Consumer awareness of age-related skin concerns such as fine lines, wrinkles, and dullness, combined with a rising willingness to pay on products that help them proclaim their skin youthfulness, will boost market demand during the projection period, according to the research organization.

Experts from the sector, including scientists, dermatologists, distributors, and celebrities, gathered in Nairobi for the debut.

Content Courtesy of L’Oreal East Africa, Nice and Lovely East Africa & NHF

Fenty Africa: Kenyans Are Dissatisfied With The List Of Influencers Invited To The Fenty Beauty Launch.

Kenyans were disappointed that the list lacked big makeup artists and skincare content creators and was flocked by our everyday influencers.

It was only after the event that many noticed the absence of a significant cog in the wheel of the industry, and that was the makeup artists and beauty gurus, whose proficiency in the field is greatly relied on by the majority of prospective consumers of the products, giving off a tone of favoritism that went into the organization.

The artists took to social media to ask the event’s organizers why they weren’t invited or why they didn’t get the PR packages that were given to influencers from various fields such as culinary arts, comedy, and lifestyle, among others, all of whom appealed to an audience that was vastly different from the brand’s target market.

Miss Universe Kenya 2019 and Miss Universe Kenya 2021 Miss Stacy Michuki expressed her dissatisfaction on Instagram stories.

She penned,

“Wait, so this was a beauty launch and we did not have beauty gurus like Muthoni Njoba, Eman Sallal, and Steve Koby just to mention a few. And so many other amazing upcoming MUA (Make-up artists) in attendance?? Hmmm!”

Rosina Sharon, a YouTuber with over 600,000 subscribers, was among the disgruntled makeup artists. She complained of being ignored by the organizers and the mistaken belief that the influencers at the event would persuade Kenyan consumers to buy the brand’s products because they, too, were beneficiaries of their artists’ services.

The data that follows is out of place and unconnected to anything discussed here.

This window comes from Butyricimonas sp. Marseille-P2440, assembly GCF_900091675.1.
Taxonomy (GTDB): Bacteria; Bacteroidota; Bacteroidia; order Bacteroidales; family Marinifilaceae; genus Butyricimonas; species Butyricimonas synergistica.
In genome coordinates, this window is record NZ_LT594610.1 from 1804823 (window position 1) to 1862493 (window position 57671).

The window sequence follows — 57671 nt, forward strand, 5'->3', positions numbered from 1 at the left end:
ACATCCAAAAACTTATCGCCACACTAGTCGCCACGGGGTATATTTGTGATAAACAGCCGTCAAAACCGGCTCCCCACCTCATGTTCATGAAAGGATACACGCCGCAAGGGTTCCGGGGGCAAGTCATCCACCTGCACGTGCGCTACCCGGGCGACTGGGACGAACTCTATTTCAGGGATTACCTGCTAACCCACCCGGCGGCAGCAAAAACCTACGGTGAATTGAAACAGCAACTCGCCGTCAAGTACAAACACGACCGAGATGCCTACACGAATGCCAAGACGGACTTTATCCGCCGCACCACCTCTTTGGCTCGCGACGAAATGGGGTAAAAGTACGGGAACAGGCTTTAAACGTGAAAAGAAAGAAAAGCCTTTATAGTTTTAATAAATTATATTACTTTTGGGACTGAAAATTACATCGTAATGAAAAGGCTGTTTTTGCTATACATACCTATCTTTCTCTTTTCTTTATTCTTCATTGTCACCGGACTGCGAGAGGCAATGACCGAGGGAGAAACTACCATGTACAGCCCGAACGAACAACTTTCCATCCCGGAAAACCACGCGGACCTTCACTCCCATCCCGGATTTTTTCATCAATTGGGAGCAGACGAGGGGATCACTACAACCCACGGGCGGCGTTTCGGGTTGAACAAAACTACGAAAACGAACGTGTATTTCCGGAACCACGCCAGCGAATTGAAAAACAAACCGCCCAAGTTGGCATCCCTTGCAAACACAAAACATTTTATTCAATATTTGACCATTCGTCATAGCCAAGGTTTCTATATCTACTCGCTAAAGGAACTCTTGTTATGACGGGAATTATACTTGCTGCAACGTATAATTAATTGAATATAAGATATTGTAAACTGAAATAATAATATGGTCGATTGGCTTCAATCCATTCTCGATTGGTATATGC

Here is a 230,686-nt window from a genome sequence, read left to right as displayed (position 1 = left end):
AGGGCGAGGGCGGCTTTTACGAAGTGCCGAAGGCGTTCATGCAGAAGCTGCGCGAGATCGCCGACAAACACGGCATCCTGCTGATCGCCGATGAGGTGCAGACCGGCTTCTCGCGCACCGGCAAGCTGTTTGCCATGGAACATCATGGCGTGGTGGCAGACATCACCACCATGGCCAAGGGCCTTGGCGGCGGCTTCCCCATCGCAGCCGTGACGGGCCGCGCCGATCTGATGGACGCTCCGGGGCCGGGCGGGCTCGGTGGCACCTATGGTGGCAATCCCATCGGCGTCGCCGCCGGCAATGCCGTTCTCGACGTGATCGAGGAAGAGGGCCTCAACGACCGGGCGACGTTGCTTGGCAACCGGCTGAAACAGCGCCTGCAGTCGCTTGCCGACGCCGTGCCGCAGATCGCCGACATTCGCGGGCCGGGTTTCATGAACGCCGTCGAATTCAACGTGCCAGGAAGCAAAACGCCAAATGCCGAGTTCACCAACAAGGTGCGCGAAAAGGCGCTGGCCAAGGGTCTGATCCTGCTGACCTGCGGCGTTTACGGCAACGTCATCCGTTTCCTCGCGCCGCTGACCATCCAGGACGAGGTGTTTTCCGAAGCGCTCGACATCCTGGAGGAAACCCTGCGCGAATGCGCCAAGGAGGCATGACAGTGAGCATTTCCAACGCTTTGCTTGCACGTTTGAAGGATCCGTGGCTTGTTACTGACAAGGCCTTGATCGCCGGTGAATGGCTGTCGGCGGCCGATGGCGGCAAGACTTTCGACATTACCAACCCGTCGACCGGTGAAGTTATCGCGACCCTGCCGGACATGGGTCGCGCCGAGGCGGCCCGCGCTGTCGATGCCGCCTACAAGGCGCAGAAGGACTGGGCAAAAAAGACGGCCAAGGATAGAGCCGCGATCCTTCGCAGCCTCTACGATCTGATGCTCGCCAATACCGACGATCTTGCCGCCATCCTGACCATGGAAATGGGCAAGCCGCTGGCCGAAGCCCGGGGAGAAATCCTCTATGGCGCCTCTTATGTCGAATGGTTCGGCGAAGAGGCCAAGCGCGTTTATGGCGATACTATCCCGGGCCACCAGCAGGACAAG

“You didn’t invite the only people who know what beauty product should work best to fit the needs of the consumer,” she wrote on her Instagram account.

Gaylyne Ayugi, a veteran Kenyan model and beauty pageant titleholder who was elected Miss Universe Kenya 2014 and represented Kenya at the Miss Universe 2014 contest, expressed her disappointment on social media.

She stated that she was not surprised because she had anticipated the event to be a social gathering of our everyday influencers

“But didn’t we already say this event was gonna be a meetup for the kawaida influencers who go for everything but do not deliver. We expected looks to be served… so far I’ve seen some an wueh, just laughing. I don’t tire for this your influencers.”

Ayugi said she lacked words because that was clownery at its finest because in her own words,

“Who wrote that PR list, because who have to explain to us like little children how a food blogger, a man to be precise who does not do anything skin/beauty related received a PR package.”